The United States, Antony Blinken announced this afternoon, will “restart U.S. economic, development, and humanitarian assistance for the Palestinian people.”
In addition to reviving direct U.S. funding to a variety of projects in Gaza and the West Bank, this will also include $150 million to the U.N. Relief and Works Agency, a specialized organization that aids Palestinian refugees. The Trump administration had suspended funding to UNRWA in 2018, calling the agency “irredeemably flawed.” And it remains so today.
First, it’s worth recalling the true purpose behind UNRWA’s creation. Consider that of all the millions of people displaced around the world, only Palestinian refugees have their own, distinct U.N. agency. Refugees from every single other country on the planet instead seek assistance from the U.N. High Commissioner for Refugees.
In addition to that, although the agency purports to represent over 5 million refugees who it claims may one day return to Israel, most of them don’t actually qualify as refugees according to the U.N.’s criteria. Most have never even stepped foot in the country, since they were born well after the 1948 conflict. According to a recently released U.S. government assessment, the number of true refugees, applying the standard criteria, ends up at around 200,000, and perhaps even less than that.
So why stand up this separate organization? The very existence of the program, and the widespread support that it consistently receives at the U.N. General Assembly, stands as yet another example of the U.N.’s pervasive, institutional bias against Israel. After the U.N. Human Rights Council, which disproportionately singles out the country in its every session, UNRWA is the single most obvious example of this discrimination, which is designed to make Israel into a pariah state on the international stage.
The agency also, unsurprisingly, harbors an overtly anti-Semitic attitude stretching back several years. In 2015, the NGO watchdog UN Watch documented eleven separate agency employee accounts that shared violent and anti-Semitic imagery, including one that spoke favorably about the murder of “a group of collaborators with the Jews.” Each of these employees also identified themselves as UNRWA staff. The UN Watch Report also noted that an official page run by UNRWA Staff in Syria posted a picture depicting a figure wearing a Star of David as shooting a baby. Other examples abound.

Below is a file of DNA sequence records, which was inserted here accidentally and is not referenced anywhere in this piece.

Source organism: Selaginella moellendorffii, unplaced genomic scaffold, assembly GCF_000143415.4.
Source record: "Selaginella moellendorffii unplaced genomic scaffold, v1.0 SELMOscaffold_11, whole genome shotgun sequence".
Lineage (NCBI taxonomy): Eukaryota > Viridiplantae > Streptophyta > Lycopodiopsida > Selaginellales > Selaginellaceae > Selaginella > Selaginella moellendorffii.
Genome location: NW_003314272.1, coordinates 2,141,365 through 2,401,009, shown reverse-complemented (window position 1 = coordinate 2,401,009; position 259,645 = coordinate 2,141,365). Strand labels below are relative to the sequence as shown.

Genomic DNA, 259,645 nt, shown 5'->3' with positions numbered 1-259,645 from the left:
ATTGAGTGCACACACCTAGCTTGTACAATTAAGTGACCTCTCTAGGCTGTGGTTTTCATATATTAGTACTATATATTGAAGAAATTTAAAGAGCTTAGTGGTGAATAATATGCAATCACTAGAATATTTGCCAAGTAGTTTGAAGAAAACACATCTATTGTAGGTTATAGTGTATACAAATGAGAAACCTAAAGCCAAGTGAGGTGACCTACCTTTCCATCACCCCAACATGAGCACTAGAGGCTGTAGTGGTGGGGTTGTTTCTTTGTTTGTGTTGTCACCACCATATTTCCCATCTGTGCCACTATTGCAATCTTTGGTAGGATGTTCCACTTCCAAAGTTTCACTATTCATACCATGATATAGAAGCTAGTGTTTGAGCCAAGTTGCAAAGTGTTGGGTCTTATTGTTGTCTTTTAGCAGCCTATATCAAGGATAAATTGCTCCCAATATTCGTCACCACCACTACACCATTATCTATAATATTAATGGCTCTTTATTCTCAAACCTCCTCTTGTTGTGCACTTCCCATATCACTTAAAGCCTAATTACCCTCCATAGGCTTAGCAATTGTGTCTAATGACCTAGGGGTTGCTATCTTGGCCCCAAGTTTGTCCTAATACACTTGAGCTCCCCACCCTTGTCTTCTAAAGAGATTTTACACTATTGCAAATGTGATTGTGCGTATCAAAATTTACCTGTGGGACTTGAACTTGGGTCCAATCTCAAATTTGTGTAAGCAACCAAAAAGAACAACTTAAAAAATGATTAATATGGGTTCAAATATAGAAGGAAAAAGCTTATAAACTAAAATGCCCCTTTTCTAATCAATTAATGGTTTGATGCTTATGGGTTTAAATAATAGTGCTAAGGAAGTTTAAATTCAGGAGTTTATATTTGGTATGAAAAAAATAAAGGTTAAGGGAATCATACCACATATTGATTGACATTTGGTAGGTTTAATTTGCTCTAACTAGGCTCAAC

Not much has changed. As recently as January, the agency’s head had to apologize when it was revealed that UNRWA had been distributing textbooks that glorified terrorism and referred to Israel as “The Enemy” and the “Zionist Occupation.”
So, naturally, Israel expressed its displeasure at the Biden administration’s decision. “In conversations with the U.S. State Department, I have expressed my disappointment and objection to the decision to renew UNRWA’s funding without first ensuring that certain reforms, such as stopping the incitement and removing the content from its educational curriculum are carried out,” said Gilad Erdan, Israel’s U.N. and U.S. ambassador, in a video statement this afternoon.
Echoing Blinken’s statement, Washington’s own U.N. envoy, Linda Thomas-Greenfield, argued that the administration will pursue this resumption of funding “with our shared values of neutrality, accountability, and transparency, and we look forward to working with UNRWA to advance relevant reforms.”
But the agency has proven itself to be incapable of any sort of neutrality. That’s because it serves a political, not a humanitarian, function, and it’s rotten to the core and immune to reform.
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